CREORA TAPS FORMER DUPONT EXECS: Creora spandex has enlisted two DuPont marketing alums to spearhead its expansion in North America and Europe.

Creora, a subsidiary of South Korean conglomerate Hyosung Corp., has appointed Ria Stern as director of North American marketing and global brands, and Stephanie Ledru as director of European marketing and brands.

Stern most recently served as North American marketing director for Invista, the world’s largest producer of spandex under the Lycra brand name. Prior to that, Stern spent 15 of her 20 career years with DuPont working in the company’s textile businesses. Ledru comes to the company from the DuPont-SA joint venture that owned the European rights to the Coolmax brand. Ledru served as European marketing and communications manager.

Greg Vas Nunes, president of Hyosung’s spandex division for Europe and the Americas, announced recently that he planned on appointing six to eight senior executives to oversee various regions. Vas Nunes also said he planned to increase advertising efforts and was looking to add production facilities to complement plants in South Korea and China. He said in a statement that the additions of Stern and Ledru “will provide an overnight step-change in Hyosung’s brand and marketing capabilities.”

Creora entered the spandex market in 1992 and has become the second-largest producer in the world, with a production capacity of about 50 kilotons, or a little more than 20 percent of the overall world capacity. Last year, textiles, including spandex, polyester and nylon, constituted $890 million of Hyosung’s $4.21 billion in sales from a diversified assortment of businesses, such as chemicals, industrial materials and construction.
— Ross Tucker

U.N. REPORT URGES ASIAN ALLIANCES: A United Nations report last month called on companies to avoid moving production into China too rapidly and urged China and India to cooperate with their smaller neighbors to ensure that the region’s economy continues to grow.

Although the nations of the World Trade Organization dropped textile and apparel quotas on Jan. 1, the study warned that it is not clear how sourcing strategies will change.

The report said more declines in apparel prices, squeezing industry profit margins, will allow larger producers such as China, India and Pakistan “to be more price-competitive through economies of scale.”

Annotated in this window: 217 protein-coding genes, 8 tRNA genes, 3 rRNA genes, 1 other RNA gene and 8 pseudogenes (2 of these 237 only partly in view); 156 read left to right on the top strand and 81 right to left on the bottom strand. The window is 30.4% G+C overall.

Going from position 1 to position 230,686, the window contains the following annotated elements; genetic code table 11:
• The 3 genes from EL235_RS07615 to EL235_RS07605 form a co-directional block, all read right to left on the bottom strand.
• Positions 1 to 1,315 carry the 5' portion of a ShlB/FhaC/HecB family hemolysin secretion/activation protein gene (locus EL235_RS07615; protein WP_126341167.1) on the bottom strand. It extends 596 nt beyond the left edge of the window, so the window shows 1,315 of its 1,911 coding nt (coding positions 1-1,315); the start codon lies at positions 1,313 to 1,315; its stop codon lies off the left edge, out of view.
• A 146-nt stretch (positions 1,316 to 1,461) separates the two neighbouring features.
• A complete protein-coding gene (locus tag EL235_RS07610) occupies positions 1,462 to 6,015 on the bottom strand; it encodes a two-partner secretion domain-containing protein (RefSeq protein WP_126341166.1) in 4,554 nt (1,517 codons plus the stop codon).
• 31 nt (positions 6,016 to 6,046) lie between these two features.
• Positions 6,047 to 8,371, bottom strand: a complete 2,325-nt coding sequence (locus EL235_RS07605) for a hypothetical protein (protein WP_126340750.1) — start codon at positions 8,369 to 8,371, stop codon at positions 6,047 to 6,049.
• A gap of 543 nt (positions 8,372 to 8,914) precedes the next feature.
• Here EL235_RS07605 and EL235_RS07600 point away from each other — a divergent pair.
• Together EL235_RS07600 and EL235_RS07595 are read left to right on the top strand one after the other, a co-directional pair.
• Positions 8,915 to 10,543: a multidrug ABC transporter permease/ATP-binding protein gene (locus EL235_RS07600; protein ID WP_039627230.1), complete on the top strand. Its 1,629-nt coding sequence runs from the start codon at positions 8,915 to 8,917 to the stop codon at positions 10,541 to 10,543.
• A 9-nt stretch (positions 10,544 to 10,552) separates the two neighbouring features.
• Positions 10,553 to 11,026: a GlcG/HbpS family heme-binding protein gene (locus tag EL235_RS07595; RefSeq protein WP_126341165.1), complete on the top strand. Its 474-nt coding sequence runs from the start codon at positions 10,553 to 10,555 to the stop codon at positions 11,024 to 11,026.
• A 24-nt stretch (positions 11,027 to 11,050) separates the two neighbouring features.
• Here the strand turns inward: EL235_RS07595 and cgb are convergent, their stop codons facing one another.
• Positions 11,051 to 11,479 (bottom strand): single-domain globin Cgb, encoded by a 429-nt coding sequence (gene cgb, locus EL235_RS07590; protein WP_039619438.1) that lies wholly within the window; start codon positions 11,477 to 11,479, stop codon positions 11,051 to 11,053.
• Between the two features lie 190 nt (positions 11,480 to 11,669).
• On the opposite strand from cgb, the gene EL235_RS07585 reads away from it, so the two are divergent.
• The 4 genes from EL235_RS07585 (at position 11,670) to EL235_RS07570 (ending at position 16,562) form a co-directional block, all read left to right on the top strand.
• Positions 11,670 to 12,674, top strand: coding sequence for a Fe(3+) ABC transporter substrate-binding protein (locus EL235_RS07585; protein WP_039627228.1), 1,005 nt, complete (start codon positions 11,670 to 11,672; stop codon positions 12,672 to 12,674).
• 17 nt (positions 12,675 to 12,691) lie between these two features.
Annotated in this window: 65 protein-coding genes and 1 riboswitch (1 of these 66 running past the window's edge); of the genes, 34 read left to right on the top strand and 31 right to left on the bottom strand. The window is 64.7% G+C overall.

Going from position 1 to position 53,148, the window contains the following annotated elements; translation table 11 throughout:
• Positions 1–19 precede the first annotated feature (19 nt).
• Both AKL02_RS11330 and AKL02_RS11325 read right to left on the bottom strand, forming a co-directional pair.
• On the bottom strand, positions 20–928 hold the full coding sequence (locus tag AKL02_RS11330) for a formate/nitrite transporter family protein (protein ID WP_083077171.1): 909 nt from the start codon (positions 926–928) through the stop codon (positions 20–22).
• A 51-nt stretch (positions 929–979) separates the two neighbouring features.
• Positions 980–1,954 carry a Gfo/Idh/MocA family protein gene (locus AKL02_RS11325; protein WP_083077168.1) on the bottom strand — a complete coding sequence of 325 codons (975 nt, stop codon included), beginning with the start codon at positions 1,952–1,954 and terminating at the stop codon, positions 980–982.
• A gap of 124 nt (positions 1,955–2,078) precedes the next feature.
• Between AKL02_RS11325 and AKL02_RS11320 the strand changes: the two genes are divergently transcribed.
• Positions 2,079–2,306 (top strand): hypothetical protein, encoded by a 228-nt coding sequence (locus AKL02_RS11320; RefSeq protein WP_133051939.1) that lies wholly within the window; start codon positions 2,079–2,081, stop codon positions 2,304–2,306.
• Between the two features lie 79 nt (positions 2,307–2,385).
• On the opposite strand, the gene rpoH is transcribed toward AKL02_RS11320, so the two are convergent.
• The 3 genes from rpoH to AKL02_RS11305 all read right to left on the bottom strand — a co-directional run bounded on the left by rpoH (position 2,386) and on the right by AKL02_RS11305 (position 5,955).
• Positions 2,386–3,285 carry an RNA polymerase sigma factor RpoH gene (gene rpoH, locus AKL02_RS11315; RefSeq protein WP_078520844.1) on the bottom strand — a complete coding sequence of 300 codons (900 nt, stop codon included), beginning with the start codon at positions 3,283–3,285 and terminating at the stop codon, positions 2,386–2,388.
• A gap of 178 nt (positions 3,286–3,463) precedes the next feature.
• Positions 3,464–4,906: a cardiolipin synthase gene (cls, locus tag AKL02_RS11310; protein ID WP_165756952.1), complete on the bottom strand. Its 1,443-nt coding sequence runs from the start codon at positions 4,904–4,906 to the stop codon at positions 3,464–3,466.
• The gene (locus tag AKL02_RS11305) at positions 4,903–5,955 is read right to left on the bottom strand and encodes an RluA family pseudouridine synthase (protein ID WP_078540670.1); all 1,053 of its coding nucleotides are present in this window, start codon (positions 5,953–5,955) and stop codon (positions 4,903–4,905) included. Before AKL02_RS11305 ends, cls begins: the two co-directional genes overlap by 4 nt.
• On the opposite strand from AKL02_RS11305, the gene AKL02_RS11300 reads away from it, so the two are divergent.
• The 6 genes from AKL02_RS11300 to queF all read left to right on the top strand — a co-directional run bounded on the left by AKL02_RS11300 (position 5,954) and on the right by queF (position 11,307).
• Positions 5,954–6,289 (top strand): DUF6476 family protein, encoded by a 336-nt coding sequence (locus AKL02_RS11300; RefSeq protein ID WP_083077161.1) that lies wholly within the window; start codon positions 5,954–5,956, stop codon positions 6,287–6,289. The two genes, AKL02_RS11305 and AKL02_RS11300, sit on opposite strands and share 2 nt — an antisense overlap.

This story first appeared in the May 17, 2005 issue of WWD. Subscribe Today.

The outlook for smaller and more vulnerable producers in the region, such as Nepal, Cambodia, Laos, Bangladesh and Sri Lanka, will require the governments to redouble their efforts to strengthen their respective industries and seek niche markets.

Though shifts in trading patterns are not expected to happen overnight, poor textile- and apparel-dependent economies “could lose out” if they fail to act, the survey said. It suggested forging alliances with more competitive producers in the region as a means to achieve greater integration and said China and India “have an important role to play” through active partnerships with smaller countries.

The strong economic prospects for China and India indicate the challenge for the impoverished countries is daunting, U.N. economists said.

The report, compiled by the U.N. Economic & Social Commission for Asia and the Pacific, projected that China’s economy would grow by 8.5 percent this year, with India’s rising 7.2 percent.
— John Zarocostas

GLOBAL COMMERCE TO SLOW: Lower consumption — the result of higher oil prices and interest rates — may slow the growth of the global economy this year, according to a recent World Trade Organization forecast.
The 148-nation body predicted global commerce would grow 6.5 percent this year, compared with a 9 percent increase last year, according to chief WTO economist Patrick Low.

In an interview, senior WTO economist Michael Finger said the Jan. 1 removal of textile and apparel quotas should give overall trade “a small boost.” For demand to rise, he said, “prices have to fall,” but added, “I don’t expect a big drop in retail prices.”

The report projected that the weakness of the U.S. dollar would put the brakes on U.S. import growth, while encouraging U.S. exports.

It noted that overall last year Germany was the world’s top exporter, with its shipments rising 22 percent to $914.8 billion. In second place was the U.S., with a 13 percent increase to $819 billion, followed by China, which overtook Japan by posting a 35 percent increase to $593.4 billion.

The U.S. retained its ranking as the world’s top importer with a 17 percent increase to $1.5 trillion; followed by Germany with $717.5 billion, up 17 percent, and China with $561.4 billion, up 36 percent.
— J.Z.

GILDAN’S PLANT PLANS: Gildan Activewear has decided to defer plans to build a textile plant in Nicaragua and instead will expand its existing facilities in Honduras and the Dominican Republic.

Expanding the existing two plants should be enough to allow Gildan to reach a projected annual production of 37 million dozen T-shirts by the end of the year, chief executive officer Glenn Chamandy said on a conference call. The increased production should also cover the company’s plan to start selling directly to retailers in addition to its traditional wholesale markets.

Chamandy projected sales of 1.5 million dozen T-shirts to the retail market next year and also said that Gildan is considering a new fleece facility in Honduras, which would include a cogeneration electric plant to reduce energy costs.
— Brian Dunn

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